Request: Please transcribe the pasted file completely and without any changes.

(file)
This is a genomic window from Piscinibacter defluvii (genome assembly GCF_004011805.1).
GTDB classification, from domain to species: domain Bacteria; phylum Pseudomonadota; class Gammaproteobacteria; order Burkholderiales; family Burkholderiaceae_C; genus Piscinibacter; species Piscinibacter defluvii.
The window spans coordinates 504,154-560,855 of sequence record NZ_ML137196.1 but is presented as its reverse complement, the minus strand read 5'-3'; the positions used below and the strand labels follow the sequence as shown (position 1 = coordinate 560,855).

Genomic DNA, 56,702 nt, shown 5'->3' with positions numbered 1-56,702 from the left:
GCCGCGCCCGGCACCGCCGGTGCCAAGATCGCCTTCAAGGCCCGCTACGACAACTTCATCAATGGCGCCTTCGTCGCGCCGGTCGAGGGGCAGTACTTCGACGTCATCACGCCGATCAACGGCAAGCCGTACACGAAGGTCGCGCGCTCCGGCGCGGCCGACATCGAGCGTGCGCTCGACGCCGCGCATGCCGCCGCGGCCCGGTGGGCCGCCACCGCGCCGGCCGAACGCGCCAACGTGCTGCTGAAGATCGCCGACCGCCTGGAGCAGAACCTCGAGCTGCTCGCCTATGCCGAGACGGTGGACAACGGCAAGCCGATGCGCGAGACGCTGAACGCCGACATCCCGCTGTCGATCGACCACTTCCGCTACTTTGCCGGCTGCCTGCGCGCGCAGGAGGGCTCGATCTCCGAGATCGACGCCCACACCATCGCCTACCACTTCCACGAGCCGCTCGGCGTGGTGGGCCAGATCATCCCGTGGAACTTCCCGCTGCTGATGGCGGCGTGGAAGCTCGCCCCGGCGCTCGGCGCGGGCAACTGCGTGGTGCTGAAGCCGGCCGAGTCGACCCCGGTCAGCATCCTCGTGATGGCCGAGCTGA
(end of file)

This is a genomic window from Piscinibacter defluvii (genome assembly GCF_004011805.1).
GTDB classification, from domain to species: domain Bacteria; phylum Pseudomonadota; class Gammaproteobacteria; order Burkholderiales; family Burkholderiaceae_C; genus Piscinibacter; species Piscinibacter defluvii.
The window spans coordinates 504,154-560,855 of sequence record NZ_ML137196.1 but is presented as its reverse complement, the minus strand read 5'-3'; the positions used below and the strand labels follow the sequence as shown (position 1 = coordinate 560,855).

Genomic DNA, 56,702 nt, shown 5'->3' with positions numbered 1-56,702 from the left:
GCCGCGCCCGGCACCGCCGGTGCCAAGATCGCCTTCAAGGCCCGCTACGACAACTTCATCAATGGCGCCTTCGTCGCGCCGGTCGAGGGGCAGTACTTCGACGTCATCACGCCGATCAACGGCAAGCCGTACACGAAGGTCGCGCGCTCCGGCGCGGCCGACATCGAGCGTGCGCTCGACGCCGCGCATGCCGCCGCGGCCCGGTGGGCCGCCACCGCGCCGGCCGAACGCGCCAACGTGCTGCTGAAGATCGCCGACCGCCTGGAGCAGAACCTCGAGCTGCTCGCCTATGCCGAGACGGTGGACAACGGCAAGCCGATGCGCGAGACGCTGAACGCCGACATCCCGCTGTCGATCGACCACTTCCGCTACTTTGCCGGCTGCCTGCGCGCGCAGGAGGGCTCGATCTCCGAGATCGACGCCCACACCATCGCCTACCACTTCCACGAGCCGCTCGGCGTGGTGGGCCAGATCATCCCGTGGAACTTCCCGCTGCTGATGGCGGCGTGGAAGCTCGCCCCGGCGCTCGGCGCGGGCAACTGCGTGGTGCTGAAGCCGGCCGAGTCGACCCCGGTCAGCATCCTCGTGATGGCCGAGCTGA